Myths And Legends Of Our Own Land, Complete
A CHESTNUT LOG
There is no doubt that farmer Lovel had read ancient history or he would not have been so ready in the emergency that befell him one time in the last century. He had settled among the New Hampshire hills near the site that is now occupied by the village of Washington and had a real good time there with bears and Indians. It was when he was splitting rails on Lovel Mountain—they named it for him afterward—that he found himself surrounded by six Indians, who told him that he was their prisoner. He agreed that they had the advantage over him and said that he would go quietly along if they would allow him to finish the big chestnut log that he was at work on. As he was a powerful fellow and was armed with an axe worth any two of their tomahawks, and as he would be pretty sure to have the life of at least one of them if they tried to drive him faster than he wanted to go, they consented. He said that he would be ready all the sooner if they would help him to pull the big log apart, and they agreed to help him. Driving a wedge into the long split he asked them to take hold, and when they had done this he knocked out the wedge with a single blow and the twelve hands were caught tight in the closing wood. Struggle as the savages might, they could not get free, and after calmly enjoying the situation for a few minutes he walked slowly from one to the other and split open the heads of all six. Then he went to work again splitting up more chestnuts.
THE WATCHER ON WHITE ISLAND
The isles of Shoals, a little archipelago of wind and wave-swept rocks that may be seen on clear days from the New Hampshire coast, have been the scene of some mishaps and some crimes. On Boone Island, where the Nottingham galley went down one hundred and fifty years ago, the survivors turned cannibals to escape starvation, while Haley's Island is peopled by shipwrecked Spanish ghosts that hail vessels and beg for passage back to their country. The pirate Teach, or Blackbeard, used to put in at these islands to hide his treasure, and one of his lieutenants spent some time on White Island with a beautiful girl whom he had abducted from her home in Scotland and who, in spite of his rough life, had learned to love him. It was while walking with her on this rock, forgetful of his trade and the crimes he had been stained with, that one of his men ran up to report a sail that was standing toward the islands. The pirate ship was quickly prepared for action, but before embarking, mindful of possible flight or captivity, the lieutenant made his mistress swear that she would guard the buried treasure if it should be till doomsday.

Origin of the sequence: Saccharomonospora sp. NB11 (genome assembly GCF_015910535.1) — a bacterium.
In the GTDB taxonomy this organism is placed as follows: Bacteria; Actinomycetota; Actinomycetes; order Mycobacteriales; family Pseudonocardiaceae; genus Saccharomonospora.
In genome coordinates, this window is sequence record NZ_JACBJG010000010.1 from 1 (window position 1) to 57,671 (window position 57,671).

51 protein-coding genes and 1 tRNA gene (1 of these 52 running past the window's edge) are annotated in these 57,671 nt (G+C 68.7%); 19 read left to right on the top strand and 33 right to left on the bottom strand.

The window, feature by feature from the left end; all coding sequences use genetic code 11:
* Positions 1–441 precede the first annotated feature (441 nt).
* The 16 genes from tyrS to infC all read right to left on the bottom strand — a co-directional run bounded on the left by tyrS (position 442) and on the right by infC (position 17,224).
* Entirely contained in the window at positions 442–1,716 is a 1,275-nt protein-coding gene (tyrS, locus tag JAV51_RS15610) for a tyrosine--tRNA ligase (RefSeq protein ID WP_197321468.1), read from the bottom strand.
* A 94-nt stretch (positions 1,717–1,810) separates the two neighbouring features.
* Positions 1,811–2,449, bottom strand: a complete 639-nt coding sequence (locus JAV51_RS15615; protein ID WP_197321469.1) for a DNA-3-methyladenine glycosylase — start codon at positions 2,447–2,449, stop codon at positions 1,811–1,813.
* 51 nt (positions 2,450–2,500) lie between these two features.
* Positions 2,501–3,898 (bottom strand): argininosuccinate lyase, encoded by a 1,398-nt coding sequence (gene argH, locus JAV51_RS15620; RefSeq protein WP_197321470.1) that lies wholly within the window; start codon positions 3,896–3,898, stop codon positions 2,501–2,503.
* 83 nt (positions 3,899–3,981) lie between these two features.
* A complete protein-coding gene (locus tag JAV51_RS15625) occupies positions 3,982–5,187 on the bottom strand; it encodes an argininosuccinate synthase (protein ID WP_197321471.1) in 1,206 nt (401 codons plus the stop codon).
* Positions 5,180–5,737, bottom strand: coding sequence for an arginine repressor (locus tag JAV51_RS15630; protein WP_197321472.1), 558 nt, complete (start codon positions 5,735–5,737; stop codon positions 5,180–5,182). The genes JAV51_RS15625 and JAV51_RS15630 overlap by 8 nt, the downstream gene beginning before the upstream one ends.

The ship he was hurrying to meet came smoothly on until the pirate craft was well in range, when ports flew open along the stranger's sides, guns were run out, and a heavy broadside splintered through the planks of the robber galley. It was a man-of-war, not a merchantman, that had run Blackbeard down. The war-ship closed and grappled with the corsair, but while the sailors were standing at the chains ready to leap aboard and complete the subjugation of the outlaws a mass of flame burst from the pirate ship, both vessels were hurled in fragments through the air, and a roar went for miles along the sea. Blackbeard's lieutenant had fired the magazine rather than submit to capture, and had blown the two ships into a common ruin. A few of both crews floated to the islands on planks, sore from burns and bruises, but none survived the cold and hunger of the winter. The pirate's mistress was among the first to die; still, true to her promise, she keeps her watch, and at night is dimly seen on a rocky point gazing toward the east, her tall figure enveloped in a cloak, her golden hair unbound upon her shoulders, her pale face still as marble.
This beautiful alp in the White Mountains commemorates in its name a prophet of the Pequawket tribe who, prior to undertaking a journey, had confided his son to a friendly settler, Cornelius Campbell, of Tamworth. The boy found some poison in the house that had been prepared for foxes, and, thinking it to be some delicacy, he drank of it and died. When Chocorua returned he could not be persuaded that his son had fallen victim to his own ignorance, but ascribed his death to the white man's treachery, and one day, when Campbell entered his cabin from the fields, he found there the corpses of his wife and children scalped and mangled.